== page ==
From the November 28 edition of Fox Business' Varney & Co.:
STUART VARNEY (HOST): Last week the government issued a 1,600 page report on the future impact of climate change. The conclusion? We're going to suffer. The report forecasts a 10 percent cut in economic growth by the end of the century. Oh, that was a dramatic headline, a climate scare. Another climate scare.
I'm not going to take sides here. This is not a climate debate. But I am going to quote Holman Jenkins in The Wall Street Journal today. He read the report. He's done the work. The rest of the media, apparently, did not.
Jenkins points that, to arrive at this damning, scary conclusion, government researchers made all kinds of assumptions. For example, there will be rapid population growth for the rest of the century. Really? That's not what demographers forecast. There's also the assumption that technological change will be minimal. Really? Science will stand still in the face of the climate challenge? Here's another one: Improvements in energy efficiency will be minimal. Again, really? One more: It is assumed that the world is going to take more carbon out of the ground in the next century than is known to be there. Or, as the report puts it, quote, “Extraction of large amounts of unconventional hydrocarbon resources well beyond presently extractable reserves.” Sorry, folks, that's how these reports are written.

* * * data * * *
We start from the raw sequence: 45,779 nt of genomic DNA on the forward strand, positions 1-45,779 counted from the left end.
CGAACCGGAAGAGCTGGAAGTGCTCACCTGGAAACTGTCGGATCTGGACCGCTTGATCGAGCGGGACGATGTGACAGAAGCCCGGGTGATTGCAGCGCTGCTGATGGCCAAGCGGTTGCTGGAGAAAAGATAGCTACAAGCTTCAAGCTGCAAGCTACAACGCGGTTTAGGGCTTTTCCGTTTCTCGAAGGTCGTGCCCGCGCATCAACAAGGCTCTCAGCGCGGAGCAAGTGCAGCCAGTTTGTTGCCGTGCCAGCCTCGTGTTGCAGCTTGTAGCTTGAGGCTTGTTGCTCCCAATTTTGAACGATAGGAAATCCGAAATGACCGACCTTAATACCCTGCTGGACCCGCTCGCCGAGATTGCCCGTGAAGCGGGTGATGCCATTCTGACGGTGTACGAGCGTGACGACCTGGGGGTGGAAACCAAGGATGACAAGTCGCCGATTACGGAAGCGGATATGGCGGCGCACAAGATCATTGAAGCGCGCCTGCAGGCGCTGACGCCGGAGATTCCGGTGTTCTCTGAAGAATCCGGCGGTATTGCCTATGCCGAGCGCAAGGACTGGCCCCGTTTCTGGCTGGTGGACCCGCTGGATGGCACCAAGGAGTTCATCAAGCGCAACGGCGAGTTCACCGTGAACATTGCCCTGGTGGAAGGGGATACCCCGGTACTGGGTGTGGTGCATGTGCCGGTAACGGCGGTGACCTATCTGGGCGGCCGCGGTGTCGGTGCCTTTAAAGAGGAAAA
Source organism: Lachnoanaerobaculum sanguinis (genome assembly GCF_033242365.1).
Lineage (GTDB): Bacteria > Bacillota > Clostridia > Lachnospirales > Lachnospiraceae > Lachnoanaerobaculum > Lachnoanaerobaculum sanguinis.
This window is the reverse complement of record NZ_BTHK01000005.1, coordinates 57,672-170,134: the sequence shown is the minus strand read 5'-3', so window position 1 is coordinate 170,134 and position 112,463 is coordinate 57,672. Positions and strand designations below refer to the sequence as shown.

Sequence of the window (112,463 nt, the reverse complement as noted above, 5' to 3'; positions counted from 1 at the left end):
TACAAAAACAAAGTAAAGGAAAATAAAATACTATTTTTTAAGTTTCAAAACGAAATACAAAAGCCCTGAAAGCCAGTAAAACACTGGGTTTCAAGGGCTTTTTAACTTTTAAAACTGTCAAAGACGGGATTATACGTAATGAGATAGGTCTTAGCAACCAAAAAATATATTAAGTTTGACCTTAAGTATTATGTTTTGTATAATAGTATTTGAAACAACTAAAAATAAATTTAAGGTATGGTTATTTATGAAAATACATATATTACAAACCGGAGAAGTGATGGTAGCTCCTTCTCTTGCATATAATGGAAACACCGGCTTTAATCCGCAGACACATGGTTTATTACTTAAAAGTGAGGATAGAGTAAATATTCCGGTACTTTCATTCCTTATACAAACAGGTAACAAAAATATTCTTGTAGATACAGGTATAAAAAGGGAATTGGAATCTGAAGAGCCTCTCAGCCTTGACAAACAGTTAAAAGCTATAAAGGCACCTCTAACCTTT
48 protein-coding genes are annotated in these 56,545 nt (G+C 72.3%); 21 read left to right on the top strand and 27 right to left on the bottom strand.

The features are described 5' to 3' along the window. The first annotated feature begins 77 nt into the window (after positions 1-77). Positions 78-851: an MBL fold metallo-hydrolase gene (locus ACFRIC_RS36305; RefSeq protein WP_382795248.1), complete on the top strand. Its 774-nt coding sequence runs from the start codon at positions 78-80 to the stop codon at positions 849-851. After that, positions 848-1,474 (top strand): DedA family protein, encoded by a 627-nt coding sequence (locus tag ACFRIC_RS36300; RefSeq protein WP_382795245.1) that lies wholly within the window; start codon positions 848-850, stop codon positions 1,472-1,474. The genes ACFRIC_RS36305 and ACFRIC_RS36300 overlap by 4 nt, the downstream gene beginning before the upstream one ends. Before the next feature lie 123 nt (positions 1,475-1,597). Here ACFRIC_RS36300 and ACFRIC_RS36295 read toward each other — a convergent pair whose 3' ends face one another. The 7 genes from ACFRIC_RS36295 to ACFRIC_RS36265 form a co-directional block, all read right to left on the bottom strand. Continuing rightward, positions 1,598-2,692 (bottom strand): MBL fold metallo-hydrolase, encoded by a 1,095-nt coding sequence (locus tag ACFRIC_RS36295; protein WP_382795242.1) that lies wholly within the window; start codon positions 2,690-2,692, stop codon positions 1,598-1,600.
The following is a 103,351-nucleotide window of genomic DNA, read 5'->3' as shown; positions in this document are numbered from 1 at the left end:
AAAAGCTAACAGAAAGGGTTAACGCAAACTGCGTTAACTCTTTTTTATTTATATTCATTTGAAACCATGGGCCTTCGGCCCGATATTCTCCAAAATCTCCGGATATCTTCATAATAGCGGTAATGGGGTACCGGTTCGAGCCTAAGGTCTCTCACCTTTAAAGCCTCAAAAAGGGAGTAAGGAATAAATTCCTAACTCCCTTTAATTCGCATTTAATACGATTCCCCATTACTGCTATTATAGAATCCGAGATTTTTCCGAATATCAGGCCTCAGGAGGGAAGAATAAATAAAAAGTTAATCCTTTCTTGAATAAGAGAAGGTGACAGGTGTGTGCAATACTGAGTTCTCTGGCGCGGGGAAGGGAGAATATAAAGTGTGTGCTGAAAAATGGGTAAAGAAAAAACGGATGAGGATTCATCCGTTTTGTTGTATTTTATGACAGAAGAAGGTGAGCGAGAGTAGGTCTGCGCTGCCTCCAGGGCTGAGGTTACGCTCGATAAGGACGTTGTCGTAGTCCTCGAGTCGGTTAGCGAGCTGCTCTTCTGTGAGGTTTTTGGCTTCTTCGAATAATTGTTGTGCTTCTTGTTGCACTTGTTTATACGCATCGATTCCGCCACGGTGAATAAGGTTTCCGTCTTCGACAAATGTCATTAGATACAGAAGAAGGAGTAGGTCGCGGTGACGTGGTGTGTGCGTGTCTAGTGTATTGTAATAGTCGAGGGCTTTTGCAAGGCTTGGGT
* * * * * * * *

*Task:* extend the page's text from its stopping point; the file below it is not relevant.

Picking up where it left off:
My point here is that the climate report is a scare, and that's what the media picked up on. But it's not so scary if you check the assumptions on which the scare is based.
One last point, and for this we are indebted to Investors Business Daily. The official NASA temperature figures show that from February '16 to February 2018, quote, "Global average temperatures dropped a half degree Celsius. That is the biggest two year drop in the last century. A stunner totally ignored by the media.